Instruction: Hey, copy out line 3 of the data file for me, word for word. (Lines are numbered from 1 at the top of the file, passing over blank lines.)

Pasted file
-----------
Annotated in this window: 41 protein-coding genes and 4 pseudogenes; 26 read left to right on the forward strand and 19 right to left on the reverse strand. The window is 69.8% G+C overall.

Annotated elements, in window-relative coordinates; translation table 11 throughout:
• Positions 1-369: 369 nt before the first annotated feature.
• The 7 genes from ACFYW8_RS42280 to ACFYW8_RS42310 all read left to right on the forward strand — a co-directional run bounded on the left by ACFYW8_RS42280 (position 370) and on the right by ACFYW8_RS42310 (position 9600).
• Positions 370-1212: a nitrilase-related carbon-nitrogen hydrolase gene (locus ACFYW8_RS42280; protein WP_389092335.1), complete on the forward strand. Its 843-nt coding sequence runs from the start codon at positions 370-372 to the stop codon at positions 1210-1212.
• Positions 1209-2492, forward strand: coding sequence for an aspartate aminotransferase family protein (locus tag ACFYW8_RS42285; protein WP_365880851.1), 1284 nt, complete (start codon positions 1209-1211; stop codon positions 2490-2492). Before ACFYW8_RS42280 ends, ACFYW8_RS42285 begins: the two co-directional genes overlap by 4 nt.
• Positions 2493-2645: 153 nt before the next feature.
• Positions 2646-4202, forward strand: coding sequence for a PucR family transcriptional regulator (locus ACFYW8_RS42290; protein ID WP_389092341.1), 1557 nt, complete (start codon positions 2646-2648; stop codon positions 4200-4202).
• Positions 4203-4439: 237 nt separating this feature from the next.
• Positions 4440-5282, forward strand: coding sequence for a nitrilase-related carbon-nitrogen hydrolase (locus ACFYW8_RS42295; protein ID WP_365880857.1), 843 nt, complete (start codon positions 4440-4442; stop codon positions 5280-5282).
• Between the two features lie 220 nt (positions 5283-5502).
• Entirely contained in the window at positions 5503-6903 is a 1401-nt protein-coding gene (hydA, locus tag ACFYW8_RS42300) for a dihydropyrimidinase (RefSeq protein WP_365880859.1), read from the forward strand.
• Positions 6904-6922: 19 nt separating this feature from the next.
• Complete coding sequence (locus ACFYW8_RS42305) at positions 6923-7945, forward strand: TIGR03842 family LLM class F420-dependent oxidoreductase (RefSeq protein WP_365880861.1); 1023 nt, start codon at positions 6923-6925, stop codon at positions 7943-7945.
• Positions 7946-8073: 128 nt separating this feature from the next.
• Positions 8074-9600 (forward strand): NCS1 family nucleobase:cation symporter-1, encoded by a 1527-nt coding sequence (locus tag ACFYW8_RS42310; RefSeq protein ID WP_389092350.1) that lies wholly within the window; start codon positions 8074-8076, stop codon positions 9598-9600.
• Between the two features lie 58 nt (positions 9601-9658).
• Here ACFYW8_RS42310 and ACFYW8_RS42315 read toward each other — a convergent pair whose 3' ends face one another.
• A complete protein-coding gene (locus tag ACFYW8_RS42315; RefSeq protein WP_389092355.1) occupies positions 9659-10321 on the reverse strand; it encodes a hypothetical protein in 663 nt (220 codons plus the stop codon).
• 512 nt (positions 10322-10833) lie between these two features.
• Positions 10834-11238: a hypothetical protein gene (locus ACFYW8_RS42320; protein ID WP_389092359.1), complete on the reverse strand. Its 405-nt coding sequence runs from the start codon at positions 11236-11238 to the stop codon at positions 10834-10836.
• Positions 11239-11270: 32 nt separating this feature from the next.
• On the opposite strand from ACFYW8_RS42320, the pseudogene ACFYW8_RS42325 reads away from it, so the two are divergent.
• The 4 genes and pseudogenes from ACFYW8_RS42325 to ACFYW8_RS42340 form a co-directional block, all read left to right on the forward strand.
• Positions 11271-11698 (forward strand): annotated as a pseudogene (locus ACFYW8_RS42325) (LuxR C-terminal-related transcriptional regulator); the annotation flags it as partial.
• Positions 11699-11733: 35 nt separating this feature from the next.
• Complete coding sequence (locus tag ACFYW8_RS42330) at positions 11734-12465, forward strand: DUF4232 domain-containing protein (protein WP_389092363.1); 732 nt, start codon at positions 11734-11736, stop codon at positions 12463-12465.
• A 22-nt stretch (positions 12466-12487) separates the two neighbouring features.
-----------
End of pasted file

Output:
• Positions 1-369: 369 nt before the first annotated feature.